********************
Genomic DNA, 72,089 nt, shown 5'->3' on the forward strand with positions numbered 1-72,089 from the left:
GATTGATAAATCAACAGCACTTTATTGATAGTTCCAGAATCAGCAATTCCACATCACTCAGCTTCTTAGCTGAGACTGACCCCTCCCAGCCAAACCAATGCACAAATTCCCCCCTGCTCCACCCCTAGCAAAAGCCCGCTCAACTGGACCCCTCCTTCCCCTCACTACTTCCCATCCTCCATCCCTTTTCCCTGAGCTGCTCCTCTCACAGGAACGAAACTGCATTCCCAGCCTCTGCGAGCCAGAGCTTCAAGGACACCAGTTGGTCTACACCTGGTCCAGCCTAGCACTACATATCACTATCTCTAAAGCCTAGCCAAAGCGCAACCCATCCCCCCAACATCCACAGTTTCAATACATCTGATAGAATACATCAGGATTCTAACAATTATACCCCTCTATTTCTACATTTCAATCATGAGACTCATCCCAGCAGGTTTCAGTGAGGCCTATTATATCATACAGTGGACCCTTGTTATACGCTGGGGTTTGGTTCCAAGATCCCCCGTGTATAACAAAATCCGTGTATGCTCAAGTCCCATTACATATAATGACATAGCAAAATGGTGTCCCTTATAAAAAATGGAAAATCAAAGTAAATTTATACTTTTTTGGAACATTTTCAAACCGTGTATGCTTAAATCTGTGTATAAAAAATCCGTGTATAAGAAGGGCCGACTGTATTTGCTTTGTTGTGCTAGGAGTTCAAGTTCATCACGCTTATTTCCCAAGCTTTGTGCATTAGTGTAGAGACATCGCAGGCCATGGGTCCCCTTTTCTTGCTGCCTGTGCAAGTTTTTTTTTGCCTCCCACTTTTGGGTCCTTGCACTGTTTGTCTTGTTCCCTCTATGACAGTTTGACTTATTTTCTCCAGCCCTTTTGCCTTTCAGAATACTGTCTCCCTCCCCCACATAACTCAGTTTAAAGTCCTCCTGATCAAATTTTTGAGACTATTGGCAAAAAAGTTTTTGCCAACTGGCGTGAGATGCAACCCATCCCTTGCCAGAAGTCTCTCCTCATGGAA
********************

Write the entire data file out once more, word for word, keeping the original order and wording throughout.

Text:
Genomic DNA, 72,089 nt, shown 5'->3' on the forward strand with positions numbered 1-72,089 from the left:
GATTGATAAATCAACAGCACTTTATTGATAGTTCCAGAATCAGCAATTCCACATCACTCAGCTTCTTAGCTGAGACTGACCCCTCCCAGCCAAACCAATGCACAAATTCCCCCCTGCTCCACCCCTAGCAAAAGCCCGCTCAACTGGACCCCTCCTTCCCCTCACTACTTCCCATCCTCCATCCCTTTTCCCTGAGCTGCTCCTCTCACAGGAACGAAACTGCATTCCCAGCCTCTGCGAGCCAGAGCTTCAAGGACACCAGTTGGTCTACACCTGGTCCAGCCTAGCACTACATATCACTATCTCTAAAGCCTAGCCAAAGCGCAACCCATCCCCCCAACATCCACAGTTTCAATACATCTGATAGAATACATCAGGATTCTAACAATTATACCCCTCTATTTCTACATTTCAATCATGAGACTCATCCCAGCAGGTTTCAGTGAGGCCTATTATATCATACAGTGGACCCTTGTTATACGCTGGGGTTTGGTTCCAAGATCCCCCGTGTATAACAAAATCCGTGTATGCTCAAGTCCCATTACATATAATGACATAGCAAAATGGTGTCCCTTATAAAAAATGGAAAATCAAAGTAAATTTATACTTTTTTGGAACATTTTCAAACCGTGTATGCTTAAATCTGTGTATAAAAAATCCGTGTATAAGAAGGGCCGACTGTATTTGCTTTGTTGTGCTAGGAGTTCAAGTTCATCACGCTTATTTCCCAAGCTTTGTGCATTAGTGTAGAGACATCGCAGGCCATGGGTCCCCTTTTCTTGCTGCCTGTGCAAGTTTTTTTTTGCCTCCCACTTTTGGGTCCTTGCACTGTTTGTCTTGTTCCCTCTATGACAGTTTGACTTATTTTCTCCAGCCCTTTTGCCTTTCAGAATACTGTCTCCCTCCCCCACATAACTCAGTTTAAAGTCCTCCTGATCAAATTTTTGAGACTATTGGCAAAAAAGTTTTTGCCAACTGGCGTGAGATGCAACCCATCCCTTGCCAGAAGTCTCTCCTCATGGAA